This is due to a couple issues: it wasn’t recognizing HTTPS URLs, since it had an hard-coded check to make sure they were served over HTTP (I can see the point: you wouldn’t want to serve podcasts over FTP). Once I patched this, the file size detection started working again (it just reads the content-length HTTP header).

I was still experiencing issues getting the mp3’s duration: to do so, podPress downloads the mp3 (with curl, since it’s available on my server) and analyzes it using the getID3 library. However, I found out that for some reason the download file had the HTTP headers prepended to its contents, so the library couldn’t properly parse the mp3. It was due to a curl option in the code that enables that behavior. Why that was added to podPress and why it wasn’t an issue over HTTP is beyond me.

The two changes I made are both in the podpress_admin_functions.php file, and involved lines 1028 (to allow SSL) and 1618 (to prevent HTTP headers from being written to the file).

Here’s the diff file.

Enable Guest Network on AirPort Basestations in Bridge Mode

TL;DR AirPort Basestations in Bridge Mode support the creation of Guest Networks, and all their traffic gets sent to VLAN 1003 on the Ethernet side.

I have a couple 5th-gen Apple AirPort Extreme Basestations in my house that I use to provide wifi access, together with a couple cheap TP-Link TL-WR841ND flashed with DD-WRT, and I run them all in bridge mode, as I don’t need their routing capablities. I rely on my PC-Engines Alix 2d2 running pfSense to be my router, so I just need wifi access points, not full-blown wireless routers.

One nice feature that you get if you do run AirPort Basestations as routers is the ability to have a completely isolated wifi network for guest use, that gets internet access but does not allow communication with devices on your private LAN.

Due to what I think is a bug in AirPort Utility, you can enable the guest network even when running your AirPort in bridge mode, the network is created and you can connect to it, but it looks like it doesn’t work: you don’t get an IP through DHCP, and any traffic seems to end nowhere.

After some Googling and Wiresharking, I found out that what actually happens is that AirPorts funnel all the guest network traffic to VLAN 1003, so if you have network equipment that is able to deal with VLANs you can actually use both Bridge Mode and Guest Network at the same time.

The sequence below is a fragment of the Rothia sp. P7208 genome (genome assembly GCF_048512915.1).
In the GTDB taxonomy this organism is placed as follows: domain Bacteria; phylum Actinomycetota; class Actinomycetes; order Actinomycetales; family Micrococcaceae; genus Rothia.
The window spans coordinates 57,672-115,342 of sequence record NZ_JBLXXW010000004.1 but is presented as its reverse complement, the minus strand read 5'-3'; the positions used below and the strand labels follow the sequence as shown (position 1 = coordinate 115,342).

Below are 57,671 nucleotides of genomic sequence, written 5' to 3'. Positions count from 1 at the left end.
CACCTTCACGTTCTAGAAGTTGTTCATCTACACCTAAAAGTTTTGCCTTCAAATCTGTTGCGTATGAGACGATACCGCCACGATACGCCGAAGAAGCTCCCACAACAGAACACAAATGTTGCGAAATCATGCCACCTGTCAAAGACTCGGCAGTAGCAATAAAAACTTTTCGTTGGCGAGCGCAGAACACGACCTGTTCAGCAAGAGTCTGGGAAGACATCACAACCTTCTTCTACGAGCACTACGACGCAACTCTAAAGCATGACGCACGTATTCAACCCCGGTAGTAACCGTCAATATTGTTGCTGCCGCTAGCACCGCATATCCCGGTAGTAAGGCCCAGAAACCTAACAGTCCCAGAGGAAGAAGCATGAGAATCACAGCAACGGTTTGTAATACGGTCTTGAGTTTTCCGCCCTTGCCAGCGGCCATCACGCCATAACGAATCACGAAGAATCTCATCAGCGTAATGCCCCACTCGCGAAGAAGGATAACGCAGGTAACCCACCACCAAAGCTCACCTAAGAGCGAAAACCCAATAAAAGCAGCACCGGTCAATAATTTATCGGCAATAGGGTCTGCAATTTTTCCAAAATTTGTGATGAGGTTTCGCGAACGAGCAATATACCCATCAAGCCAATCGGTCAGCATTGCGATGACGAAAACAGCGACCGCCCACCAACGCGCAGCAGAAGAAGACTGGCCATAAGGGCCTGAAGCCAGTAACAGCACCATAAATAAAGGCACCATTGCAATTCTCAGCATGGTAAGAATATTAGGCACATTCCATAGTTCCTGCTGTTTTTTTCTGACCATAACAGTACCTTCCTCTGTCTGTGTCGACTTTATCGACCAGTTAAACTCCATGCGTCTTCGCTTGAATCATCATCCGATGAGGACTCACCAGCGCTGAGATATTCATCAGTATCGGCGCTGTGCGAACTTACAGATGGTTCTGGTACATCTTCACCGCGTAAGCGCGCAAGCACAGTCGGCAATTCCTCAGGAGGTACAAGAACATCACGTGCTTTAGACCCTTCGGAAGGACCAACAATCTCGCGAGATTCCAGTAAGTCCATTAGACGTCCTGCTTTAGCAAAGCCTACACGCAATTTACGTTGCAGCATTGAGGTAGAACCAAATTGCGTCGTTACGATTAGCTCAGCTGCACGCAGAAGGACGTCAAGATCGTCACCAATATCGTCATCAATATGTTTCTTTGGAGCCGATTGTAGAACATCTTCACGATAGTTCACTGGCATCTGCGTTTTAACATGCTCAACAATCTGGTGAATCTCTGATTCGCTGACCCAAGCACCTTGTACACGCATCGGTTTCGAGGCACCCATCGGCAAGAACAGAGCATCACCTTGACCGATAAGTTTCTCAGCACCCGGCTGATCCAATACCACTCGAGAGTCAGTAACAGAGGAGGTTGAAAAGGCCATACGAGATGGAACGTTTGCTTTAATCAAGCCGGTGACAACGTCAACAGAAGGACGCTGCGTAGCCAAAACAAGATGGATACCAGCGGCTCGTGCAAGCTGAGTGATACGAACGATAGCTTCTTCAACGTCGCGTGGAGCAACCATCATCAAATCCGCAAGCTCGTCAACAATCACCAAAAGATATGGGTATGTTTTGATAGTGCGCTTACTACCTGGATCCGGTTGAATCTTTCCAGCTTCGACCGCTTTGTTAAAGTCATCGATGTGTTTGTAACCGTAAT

Luckily enough, my pfSense-based router is more than capable to do that, so I set up a Guest Interface on VLAN 1003, configured the DHCP server to assign addresses on that interface (on, while my main LAN runs on and set up firewall rules to only allow traffic to the internet, and not to my LAN or other local subnets (such as my VPNs, and a second LAN I run on a different VLAN).

ARP moved messages in FreeNAS/pfSense explained

kernel: arp: x.x.x.x moved from xx:xx:xx:xx:xx:xx to xx:xx:xx:xx:xx:xx on em0

Ever since adding a pfSense router and a FreeNAS box to my network, I noticed quite a few ARP moved messages in my system logs, and I finally found out what causes them.

TL;DR: Nothing to worry about.

Long(ish) version

First a little background. ARP messages are excahanged in ethernet networks (even wireless ones) in order to keep track to which physical (MAC) address each IP belongs to, so especially if you have static IP addresses or static leases in your DHCP server, you shouldn’t be seeing messages like these, which indicate that a given address is now assigned to a different device, hence the change of the MAC address.

I had noticed a couple interesting things about these MAC addresses: they all belong to Apple devices (you can check by entering the first three 2-character blocks in a lookup service), and one of tham always belonged to a Mac. The other one belonged to an AirPort base station (either an Extreme or an Express), which initially made me worry that somehow my Wi-Fi network was breached and somebody was connecting to it and stealing an IP. Actually it didn’t make much sense, unless the AirPort itself was hacked and used as a sort of relay.

After some googling, I came to this post on the FreeNAS forums where they explained that this behavior is due to a feature of AirPort base stations called sleep proxy.